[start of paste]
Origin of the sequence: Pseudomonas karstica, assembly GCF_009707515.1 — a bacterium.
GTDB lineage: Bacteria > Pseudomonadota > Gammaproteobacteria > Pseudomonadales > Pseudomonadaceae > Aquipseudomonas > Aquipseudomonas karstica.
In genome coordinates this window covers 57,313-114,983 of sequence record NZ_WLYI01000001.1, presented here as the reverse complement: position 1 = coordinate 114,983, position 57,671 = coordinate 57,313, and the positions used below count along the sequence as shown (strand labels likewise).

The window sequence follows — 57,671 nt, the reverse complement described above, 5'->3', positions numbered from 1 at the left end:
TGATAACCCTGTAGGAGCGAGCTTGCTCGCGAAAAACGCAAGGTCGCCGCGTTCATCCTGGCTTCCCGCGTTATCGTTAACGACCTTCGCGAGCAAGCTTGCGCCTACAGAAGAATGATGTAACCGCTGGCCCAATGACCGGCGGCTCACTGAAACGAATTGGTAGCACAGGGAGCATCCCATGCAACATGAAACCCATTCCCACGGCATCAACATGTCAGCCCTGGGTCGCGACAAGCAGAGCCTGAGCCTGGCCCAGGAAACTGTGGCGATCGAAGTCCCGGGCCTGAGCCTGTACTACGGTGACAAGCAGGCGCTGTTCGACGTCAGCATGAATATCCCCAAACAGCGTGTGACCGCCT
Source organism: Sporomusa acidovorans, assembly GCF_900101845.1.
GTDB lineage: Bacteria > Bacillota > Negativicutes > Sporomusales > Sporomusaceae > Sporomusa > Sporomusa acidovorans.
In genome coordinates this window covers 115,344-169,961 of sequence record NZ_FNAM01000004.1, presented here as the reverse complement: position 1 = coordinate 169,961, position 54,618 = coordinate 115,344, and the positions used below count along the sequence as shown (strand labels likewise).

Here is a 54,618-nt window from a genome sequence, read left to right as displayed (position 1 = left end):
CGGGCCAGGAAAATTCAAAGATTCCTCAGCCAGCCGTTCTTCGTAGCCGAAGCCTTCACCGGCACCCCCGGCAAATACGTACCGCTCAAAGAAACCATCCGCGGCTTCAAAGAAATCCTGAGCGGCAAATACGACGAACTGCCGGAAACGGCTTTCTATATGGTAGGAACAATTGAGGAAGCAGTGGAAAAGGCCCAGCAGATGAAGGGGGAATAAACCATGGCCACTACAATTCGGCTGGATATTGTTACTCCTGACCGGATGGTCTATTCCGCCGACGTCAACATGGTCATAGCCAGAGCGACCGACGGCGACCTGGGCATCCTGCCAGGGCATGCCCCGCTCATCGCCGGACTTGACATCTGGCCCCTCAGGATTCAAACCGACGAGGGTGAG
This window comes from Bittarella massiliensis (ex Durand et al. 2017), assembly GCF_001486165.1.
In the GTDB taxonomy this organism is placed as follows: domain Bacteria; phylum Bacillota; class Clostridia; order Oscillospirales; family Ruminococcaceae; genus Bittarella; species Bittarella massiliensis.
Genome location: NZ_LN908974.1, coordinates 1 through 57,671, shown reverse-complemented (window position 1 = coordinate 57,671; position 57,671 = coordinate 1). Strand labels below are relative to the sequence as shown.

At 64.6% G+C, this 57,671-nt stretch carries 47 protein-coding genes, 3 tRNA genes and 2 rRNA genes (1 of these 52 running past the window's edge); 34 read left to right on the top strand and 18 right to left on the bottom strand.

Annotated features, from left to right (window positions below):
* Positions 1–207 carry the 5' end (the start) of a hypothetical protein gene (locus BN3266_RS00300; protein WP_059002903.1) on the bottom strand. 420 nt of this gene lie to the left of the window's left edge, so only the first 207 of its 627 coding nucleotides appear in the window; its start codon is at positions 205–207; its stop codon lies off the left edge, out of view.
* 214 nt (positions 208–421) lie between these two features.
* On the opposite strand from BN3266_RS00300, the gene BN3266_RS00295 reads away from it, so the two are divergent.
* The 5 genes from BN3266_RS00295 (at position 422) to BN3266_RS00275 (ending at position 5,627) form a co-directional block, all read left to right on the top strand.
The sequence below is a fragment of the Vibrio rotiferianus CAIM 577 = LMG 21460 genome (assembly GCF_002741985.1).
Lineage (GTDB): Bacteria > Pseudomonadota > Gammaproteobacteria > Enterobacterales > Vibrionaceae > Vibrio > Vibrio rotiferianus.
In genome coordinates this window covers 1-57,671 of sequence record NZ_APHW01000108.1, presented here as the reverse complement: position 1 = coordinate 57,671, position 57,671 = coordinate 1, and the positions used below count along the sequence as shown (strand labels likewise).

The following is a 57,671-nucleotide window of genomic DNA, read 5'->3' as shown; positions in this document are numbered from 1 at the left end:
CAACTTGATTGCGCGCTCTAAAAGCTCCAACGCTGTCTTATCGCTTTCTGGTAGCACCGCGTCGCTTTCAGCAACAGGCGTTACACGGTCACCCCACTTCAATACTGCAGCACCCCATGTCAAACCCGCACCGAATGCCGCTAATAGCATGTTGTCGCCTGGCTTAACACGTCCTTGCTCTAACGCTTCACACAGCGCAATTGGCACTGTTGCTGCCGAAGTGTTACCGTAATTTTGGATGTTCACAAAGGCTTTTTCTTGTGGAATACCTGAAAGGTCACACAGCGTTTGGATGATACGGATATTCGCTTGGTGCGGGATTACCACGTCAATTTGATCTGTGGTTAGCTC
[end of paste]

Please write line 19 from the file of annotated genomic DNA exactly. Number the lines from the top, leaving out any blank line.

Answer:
* The 5 genes from BN3266_RS00295 (at position 422) to BN3266_RS00275 (ending at position 5,627) form a co-directional block, all read left to right on the top strand.